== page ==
This study demonstrated that a self-directed, televisual intervention can significantly reduce parental perceptions of children’s disruptive behavior and increase self-reported competence. Although the subject pool is significantly older than the target group, it is evident that television can be used as a tool for teaching within the domestic sphere and can improve familial relationships when designed with this intention. This study does not explore the effect of narrative on developing relationships; rather it employs direct instruction to older adults who have already developed general relationship styles and practices. The next study will investigate the effects of entertainment television on concepts of substance abuse and problem solving skills.
Singer & Singer (1994). Evaluating the Classroom Viewing of a Television Series: “Degrassi Junior High”. In Media, Children and the Family: Social Scientific, Psychodynamic, and Clinical Perspectives. Ed. Zillman, Bryant, Huston.

In this study, researchers investigated the effects of watching DJH on concepts of substance abuse and social problem-solving skills in a classroom setting. The program was aimed at a late puberty to adolescent target population and will be discussed at length in Research Methods and Design. However, its potential as an intervention is well documented in this study. Subjects included students from 5th-8th grade in a school district in central Connecticut (mean age 11.5 years). The study tested the role of classroom discussions on the comprehension and integration of the program’s narratives in students’ schemas regarding topics of interest.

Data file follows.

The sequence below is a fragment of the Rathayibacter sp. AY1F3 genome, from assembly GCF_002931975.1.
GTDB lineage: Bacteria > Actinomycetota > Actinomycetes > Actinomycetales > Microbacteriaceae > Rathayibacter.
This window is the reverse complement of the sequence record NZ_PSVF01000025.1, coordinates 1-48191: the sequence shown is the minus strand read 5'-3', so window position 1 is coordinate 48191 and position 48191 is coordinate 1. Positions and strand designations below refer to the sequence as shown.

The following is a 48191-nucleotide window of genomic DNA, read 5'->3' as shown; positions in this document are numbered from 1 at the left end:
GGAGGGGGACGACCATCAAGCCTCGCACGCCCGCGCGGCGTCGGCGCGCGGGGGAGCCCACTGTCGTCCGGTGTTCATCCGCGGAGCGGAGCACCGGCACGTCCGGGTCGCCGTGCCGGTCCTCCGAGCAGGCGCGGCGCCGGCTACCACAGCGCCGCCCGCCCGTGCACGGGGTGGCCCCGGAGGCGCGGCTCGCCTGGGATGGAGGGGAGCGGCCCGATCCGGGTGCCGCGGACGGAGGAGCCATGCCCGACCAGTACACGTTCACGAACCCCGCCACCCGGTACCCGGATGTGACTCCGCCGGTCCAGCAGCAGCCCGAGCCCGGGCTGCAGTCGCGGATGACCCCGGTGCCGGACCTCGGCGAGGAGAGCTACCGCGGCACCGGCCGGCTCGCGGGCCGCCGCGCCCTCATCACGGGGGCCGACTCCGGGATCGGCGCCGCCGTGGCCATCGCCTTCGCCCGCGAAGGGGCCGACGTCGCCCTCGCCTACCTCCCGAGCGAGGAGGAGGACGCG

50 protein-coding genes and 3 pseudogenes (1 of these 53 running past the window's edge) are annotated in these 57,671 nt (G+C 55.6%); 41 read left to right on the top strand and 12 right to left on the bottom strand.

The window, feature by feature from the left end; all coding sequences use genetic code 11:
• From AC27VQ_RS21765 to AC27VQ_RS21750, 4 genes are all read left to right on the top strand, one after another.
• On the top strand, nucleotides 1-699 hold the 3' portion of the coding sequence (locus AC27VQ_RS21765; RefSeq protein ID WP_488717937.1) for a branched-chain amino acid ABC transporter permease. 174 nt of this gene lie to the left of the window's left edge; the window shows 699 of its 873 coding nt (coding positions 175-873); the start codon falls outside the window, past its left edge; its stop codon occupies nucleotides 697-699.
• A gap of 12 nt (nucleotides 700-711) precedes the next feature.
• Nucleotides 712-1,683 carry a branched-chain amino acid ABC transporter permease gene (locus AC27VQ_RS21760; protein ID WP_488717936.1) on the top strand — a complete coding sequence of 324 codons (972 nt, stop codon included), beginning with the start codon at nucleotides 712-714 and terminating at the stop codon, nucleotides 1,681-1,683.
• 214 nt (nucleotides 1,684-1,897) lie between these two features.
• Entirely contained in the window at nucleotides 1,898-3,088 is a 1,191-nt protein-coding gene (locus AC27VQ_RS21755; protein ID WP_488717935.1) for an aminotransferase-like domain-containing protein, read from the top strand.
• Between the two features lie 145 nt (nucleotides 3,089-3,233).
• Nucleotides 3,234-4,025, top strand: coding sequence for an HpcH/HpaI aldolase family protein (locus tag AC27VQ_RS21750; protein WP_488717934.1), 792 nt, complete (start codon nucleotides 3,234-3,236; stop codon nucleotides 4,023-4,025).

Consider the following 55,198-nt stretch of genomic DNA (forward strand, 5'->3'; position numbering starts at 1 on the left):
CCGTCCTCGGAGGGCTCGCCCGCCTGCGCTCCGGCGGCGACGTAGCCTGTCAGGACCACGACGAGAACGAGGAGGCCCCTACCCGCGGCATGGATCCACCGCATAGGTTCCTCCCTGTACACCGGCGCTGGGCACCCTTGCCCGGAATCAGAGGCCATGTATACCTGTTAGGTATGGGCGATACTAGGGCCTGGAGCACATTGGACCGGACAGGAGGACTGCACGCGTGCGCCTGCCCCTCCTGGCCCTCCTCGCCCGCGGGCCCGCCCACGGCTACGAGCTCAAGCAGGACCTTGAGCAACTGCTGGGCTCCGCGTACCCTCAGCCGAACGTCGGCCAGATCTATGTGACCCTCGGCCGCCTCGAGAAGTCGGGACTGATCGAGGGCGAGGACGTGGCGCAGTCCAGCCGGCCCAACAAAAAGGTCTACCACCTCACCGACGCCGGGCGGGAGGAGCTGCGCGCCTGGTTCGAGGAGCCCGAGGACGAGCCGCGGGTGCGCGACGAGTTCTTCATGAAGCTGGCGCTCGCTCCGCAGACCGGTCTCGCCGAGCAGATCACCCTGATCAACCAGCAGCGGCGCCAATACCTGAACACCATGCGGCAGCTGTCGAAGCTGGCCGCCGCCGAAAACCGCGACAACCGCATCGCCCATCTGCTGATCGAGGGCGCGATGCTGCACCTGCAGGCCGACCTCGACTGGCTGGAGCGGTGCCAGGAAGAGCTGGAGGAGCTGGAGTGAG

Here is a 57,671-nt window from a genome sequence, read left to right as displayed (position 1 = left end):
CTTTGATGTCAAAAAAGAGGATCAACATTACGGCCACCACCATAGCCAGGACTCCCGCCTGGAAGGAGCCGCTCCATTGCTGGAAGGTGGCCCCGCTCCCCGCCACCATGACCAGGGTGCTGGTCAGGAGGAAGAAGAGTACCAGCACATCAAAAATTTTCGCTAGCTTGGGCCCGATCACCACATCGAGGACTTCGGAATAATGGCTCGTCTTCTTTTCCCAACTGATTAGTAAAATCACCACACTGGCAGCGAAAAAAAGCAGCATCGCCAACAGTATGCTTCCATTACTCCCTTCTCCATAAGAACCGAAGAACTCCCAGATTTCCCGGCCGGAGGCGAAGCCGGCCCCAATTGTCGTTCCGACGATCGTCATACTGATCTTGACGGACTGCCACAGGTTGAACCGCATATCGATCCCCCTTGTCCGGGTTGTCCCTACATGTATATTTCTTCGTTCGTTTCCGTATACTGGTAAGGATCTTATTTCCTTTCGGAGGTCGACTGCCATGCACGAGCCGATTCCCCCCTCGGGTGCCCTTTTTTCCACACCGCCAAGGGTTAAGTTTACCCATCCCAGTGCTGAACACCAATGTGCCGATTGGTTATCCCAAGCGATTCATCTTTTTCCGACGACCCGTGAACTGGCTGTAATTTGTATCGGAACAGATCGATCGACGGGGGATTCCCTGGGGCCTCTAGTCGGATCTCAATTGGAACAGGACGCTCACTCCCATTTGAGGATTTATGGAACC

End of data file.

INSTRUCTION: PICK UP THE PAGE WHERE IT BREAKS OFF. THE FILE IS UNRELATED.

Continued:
Subjects were divided into three groups: control, viewing, and viewing with discussion. The latter participated in a teacher-led discussion after each episode. Five episodes were selected that were particularly relevant to the topics of interest. Collected measures included a TV Information Form to assess the subject’s viewing habits (i.e. hours spent viewing television and favorite programs), an Options Questionnaire to assess students’ attitudes toward smoking cigarettes, drinking alcohol, and using drugs, a Coping Questionnaire to assess how a person copes with stress focusing on emotional coping and problem solving, a Mood and State Questionnaire to assess moods over the past month, a Story Comprehension measure to ensure that subjects understood the episode and levels of agreement regarding their personal relationship to the story, an Emotions Questionnaire to tap the way participants felt after viewing each episode, and a characters Questionnaire to assess reactions to the various main characters. All measures were collected pre and post-classroom exposure.